Basically, the overall theme is communication. The other part that will be rough is that med school is a fixed 4 years. Grad school is not as fixed...you could wind up on the 6 or 8 year plan. Plan now...can you handle living apart while she does residencies or you do post-docs before you find places to move together later? I've known people who have done this and been successful with it...though it cost a lot in airfare for the visits every other month. The more you both know going in, the more likely you are to be prepared for what your educational paths throw at you, and the more likely you are to survive it with a strong marriage intact.
 
  • #11
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So, here's what I have written down so far:

1) Attend City College of New York. Obtain a CS/EE degree (or as much EE knowledge I can possibly get), maintain a 3.8 GPA, build solid math base.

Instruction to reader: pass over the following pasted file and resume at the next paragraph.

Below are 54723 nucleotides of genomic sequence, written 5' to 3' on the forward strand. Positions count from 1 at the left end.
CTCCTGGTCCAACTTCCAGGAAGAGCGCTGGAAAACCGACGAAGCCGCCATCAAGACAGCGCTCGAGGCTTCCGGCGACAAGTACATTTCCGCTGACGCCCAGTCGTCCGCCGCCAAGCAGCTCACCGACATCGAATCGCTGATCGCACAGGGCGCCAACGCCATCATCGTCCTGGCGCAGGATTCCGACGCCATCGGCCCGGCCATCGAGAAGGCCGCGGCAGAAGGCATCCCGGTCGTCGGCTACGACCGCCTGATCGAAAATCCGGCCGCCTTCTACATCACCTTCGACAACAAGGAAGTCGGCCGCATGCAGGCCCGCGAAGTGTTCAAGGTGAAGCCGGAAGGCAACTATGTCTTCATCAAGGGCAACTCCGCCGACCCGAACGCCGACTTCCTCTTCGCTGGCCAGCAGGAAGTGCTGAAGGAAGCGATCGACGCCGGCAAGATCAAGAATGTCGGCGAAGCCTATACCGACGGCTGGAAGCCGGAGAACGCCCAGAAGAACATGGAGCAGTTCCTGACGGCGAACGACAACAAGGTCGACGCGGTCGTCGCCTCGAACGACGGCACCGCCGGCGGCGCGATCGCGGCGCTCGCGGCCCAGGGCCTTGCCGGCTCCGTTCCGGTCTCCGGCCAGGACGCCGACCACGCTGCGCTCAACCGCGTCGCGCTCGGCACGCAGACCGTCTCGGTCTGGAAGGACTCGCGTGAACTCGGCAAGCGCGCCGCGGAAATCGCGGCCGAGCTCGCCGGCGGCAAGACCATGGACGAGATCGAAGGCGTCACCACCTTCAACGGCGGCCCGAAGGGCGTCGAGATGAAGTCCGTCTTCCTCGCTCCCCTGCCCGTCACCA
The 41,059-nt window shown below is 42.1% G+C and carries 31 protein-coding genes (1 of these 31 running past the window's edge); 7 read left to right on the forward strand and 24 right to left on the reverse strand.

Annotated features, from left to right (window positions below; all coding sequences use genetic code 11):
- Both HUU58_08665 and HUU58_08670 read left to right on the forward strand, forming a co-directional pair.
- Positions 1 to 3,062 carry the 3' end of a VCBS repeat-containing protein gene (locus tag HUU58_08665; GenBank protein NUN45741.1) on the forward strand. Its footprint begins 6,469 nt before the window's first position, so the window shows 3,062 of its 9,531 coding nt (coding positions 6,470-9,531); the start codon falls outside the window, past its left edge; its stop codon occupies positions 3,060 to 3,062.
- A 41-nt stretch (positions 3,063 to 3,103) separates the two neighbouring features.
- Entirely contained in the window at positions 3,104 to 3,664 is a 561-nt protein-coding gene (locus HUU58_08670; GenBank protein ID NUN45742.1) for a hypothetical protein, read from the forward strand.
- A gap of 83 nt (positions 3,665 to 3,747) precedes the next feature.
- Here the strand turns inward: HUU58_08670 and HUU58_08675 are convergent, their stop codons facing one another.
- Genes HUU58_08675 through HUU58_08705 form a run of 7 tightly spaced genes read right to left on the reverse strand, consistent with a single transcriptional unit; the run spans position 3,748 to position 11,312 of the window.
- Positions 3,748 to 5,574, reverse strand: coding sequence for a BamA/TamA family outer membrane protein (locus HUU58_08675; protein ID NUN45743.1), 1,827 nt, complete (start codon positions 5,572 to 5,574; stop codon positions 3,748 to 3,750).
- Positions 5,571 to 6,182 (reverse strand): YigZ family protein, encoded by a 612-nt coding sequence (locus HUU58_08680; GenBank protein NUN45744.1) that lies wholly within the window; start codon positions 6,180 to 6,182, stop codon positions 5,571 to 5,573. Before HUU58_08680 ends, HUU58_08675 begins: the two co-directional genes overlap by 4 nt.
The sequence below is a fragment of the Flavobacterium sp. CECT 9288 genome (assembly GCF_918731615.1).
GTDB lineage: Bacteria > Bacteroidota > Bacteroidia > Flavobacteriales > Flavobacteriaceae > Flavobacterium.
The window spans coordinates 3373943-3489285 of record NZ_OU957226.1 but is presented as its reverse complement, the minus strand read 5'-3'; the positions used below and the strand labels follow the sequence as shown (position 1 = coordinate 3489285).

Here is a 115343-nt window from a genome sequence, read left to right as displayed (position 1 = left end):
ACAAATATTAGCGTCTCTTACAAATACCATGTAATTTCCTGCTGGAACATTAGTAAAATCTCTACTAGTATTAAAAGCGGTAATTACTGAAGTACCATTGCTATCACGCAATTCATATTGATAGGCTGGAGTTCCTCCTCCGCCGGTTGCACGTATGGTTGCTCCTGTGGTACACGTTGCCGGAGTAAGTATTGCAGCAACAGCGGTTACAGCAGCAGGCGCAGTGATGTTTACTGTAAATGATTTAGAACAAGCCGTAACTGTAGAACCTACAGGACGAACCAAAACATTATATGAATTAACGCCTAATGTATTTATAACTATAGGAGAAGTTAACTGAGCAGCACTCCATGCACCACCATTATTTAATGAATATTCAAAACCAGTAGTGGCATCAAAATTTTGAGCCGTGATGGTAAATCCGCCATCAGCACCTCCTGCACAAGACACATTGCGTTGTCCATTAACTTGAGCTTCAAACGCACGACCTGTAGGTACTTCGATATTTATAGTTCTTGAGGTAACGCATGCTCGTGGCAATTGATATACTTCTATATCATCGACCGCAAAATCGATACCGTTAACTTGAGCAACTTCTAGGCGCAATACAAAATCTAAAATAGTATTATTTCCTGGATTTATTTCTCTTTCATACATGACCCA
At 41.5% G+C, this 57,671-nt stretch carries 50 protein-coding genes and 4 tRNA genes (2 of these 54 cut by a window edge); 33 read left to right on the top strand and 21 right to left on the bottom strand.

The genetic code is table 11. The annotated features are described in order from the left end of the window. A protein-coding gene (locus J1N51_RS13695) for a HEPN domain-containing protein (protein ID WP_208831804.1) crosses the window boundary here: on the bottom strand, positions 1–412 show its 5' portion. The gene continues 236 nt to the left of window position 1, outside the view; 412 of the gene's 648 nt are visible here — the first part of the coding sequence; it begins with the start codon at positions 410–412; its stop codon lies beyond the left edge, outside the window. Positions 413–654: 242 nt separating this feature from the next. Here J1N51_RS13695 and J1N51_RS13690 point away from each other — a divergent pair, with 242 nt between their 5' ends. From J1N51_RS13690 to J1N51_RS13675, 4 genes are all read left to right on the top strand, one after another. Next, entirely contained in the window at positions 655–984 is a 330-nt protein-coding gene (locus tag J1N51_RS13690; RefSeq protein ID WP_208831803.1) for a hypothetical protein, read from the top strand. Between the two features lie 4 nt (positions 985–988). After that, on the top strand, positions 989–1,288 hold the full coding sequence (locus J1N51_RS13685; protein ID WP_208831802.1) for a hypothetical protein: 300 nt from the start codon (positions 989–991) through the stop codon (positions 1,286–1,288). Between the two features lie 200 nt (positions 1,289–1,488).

2) Join MIT's EECS department, begin research into AI/robotics, software development, photonics, quantum electronics/computing, and nanotechnology.

3) Add MBA at some point.

Estimated timeframe: 10 years.

All this while working part-time with roughly 1-3hrs of commuting time. The major obstacles I see are maintaining a healthy relationship with the wife, managing limited finances, and utilizing time as efficiently as possible (studying on the bus and at work, sleeping at least 6hrs, and finding some fun time to not go insane).

Any tips on how to polish this?



Jordan Joab.
Wow, you've got a lot on your plate, I'm impressed!